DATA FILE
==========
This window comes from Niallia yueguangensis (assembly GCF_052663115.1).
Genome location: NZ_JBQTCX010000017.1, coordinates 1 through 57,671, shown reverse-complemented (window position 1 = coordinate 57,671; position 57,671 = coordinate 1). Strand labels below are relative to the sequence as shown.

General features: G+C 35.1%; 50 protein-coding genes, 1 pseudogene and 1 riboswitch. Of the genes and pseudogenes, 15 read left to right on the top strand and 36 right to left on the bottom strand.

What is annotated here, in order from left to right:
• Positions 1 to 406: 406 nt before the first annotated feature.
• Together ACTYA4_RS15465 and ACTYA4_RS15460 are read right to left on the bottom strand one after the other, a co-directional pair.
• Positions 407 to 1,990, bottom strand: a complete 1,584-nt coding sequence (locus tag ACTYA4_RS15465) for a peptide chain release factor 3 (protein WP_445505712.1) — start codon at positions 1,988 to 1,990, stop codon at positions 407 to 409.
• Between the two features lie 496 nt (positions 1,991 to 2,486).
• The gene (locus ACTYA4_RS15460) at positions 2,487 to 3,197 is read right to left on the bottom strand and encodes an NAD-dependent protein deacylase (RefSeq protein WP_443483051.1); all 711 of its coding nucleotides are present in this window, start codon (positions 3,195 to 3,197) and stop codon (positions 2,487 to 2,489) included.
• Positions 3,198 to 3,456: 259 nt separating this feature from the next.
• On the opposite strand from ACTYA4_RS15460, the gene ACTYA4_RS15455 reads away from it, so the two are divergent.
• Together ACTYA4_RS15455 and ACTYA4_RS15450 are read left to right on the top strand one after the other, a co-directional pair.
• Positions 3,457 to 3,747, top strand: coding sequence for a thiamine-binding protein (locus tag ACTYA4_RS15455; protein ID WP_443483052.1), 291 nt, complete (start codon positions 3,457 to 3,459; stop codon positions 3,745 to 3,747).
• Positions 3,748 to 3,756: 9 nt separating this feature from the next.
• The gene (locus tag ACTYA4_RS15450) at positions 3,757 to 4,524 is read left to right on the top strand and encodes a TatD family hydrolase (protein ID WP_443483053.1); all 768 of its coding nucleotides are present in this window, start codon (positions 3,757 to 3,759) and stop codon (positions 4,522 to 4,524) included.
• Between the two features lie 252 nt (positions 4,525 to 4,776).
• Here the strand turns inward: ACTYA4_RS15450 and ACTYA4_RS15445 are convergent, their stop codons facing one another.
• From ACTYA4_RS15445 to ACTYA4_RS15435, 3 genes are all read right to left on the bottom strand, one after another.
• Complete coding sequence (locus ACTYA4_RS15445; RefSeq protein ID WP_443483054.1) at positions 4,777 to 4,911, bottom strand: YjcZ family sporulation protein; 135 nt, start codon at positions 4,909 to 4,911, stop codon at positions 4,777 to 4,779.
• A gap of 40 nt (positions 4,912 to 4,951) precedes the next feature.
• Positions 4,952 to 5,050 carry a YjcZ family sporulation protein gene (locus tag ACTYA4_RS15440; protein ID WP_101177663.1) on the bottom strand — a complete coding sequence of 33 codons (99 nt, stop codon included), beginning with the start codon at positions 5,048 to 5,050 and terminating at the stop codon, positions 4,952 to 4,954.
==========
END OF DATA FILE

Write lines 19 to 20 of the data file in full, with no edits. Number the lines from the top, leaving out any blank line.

• Complete coding sequence (locus ACTYA4_RS15445; RefSeq protein ID WP_443483054.1) at positions 4,777 to 4,911, bottom strand: YjcZ family sporulation protein; 135 nt, start codon at positions 4,909 to 4,911, stop codon at positions 4,777 to 4,779.
• A gap of 40 nt (positions 4,912 to 4,951) precedes the next feature.